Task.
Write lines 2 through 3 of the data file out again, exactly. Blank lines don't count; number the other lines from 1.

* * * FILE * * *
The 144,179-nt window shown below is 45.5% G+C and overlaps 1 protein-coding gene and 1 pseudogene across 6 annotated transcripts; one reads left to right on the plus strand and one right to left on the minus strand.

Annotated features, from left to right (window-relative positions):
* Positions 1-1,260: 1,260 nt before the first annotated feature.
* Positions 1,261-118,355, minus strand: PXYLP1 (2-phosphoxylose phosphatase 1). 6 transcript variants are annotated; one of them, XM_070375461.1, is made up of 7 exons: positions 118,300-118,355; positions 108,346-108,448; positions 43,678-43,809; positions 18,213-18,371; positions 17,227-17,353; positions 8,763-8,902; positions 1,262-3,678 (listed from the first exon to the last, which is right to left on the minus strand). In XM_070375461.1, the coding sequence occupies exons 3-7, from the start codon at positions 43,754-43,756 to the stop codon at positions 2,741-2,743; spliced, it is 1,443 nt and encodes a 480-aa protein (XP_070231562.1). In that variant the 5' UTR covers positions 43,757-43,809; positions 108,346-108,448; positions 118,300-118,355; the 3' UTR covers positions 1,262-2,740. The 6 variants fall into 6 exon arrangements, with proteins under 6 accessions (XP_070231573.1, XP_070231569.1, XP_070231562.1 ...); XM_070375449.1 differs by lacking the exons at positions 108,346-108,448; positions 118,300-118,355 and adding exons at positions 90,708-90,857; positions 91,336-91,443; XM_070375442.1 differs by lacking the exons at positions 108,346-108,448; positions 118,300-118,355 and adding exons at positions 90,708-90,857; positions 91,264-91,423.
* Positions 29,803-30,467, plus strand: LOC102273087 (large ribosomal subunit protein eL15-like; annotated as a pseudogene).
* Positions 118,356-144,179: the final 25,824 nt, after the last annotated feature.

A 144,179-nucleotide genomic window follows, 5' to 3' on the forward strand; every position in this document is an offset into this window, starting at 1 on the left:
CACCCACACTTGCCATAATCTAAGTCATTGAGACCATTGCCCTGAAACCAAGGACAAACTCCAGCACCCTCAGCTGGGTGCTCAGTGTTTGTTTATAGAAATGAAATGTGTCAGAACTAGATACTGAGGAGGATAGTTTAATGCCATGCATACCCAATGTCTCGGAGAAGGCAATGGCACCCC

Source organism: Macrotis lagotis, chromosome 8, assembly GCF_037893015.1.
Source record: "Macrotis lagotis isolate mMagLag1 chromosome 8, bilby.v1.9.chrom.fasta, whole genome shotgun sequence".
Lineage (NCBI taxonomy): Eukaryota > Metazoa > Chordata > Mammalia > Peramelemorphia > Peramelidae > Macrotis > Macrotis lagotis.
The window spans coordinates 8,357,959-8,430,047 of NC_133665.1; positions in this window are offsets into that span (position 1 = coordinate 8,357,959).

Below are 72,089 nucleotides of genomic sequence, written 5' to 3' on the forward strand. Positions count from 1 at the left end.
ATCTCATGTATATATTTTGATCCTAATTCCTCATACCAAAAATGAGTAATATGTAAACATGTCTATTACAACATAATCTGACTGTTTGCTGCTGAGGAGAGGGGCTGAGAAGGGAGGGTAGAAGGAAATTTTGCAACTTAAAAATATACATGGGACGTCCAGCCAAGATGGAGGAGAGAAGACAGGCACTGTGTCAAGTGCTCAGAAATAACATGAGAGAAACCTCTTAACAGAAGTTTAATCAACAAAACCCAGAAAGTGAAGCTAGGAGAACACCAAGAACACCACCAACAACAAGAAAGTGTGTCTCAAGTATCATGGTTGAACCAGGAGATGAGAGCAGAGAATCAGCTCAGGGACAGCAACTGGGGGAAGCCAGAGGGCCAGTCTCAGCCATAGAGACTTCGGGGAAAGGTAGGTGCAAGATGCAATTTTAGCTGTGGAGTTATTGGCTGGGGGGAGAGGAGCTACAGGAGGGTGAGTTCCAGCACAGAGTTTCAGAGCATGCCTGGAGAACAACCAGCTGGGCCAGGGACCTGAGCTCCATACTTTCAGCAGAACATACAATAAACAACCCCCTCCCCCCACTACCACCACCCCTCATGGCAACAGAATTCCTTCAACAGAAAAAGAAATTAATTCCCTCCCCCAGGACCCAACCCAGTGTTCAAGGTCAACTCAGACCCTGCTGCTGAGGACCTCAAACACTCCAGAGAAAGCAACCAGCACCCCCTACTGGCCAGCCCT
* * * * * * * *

Annotated features, from left to right (window-relative positions):
* Positions 1-1,260: 1,260 nt before the first annotated feature.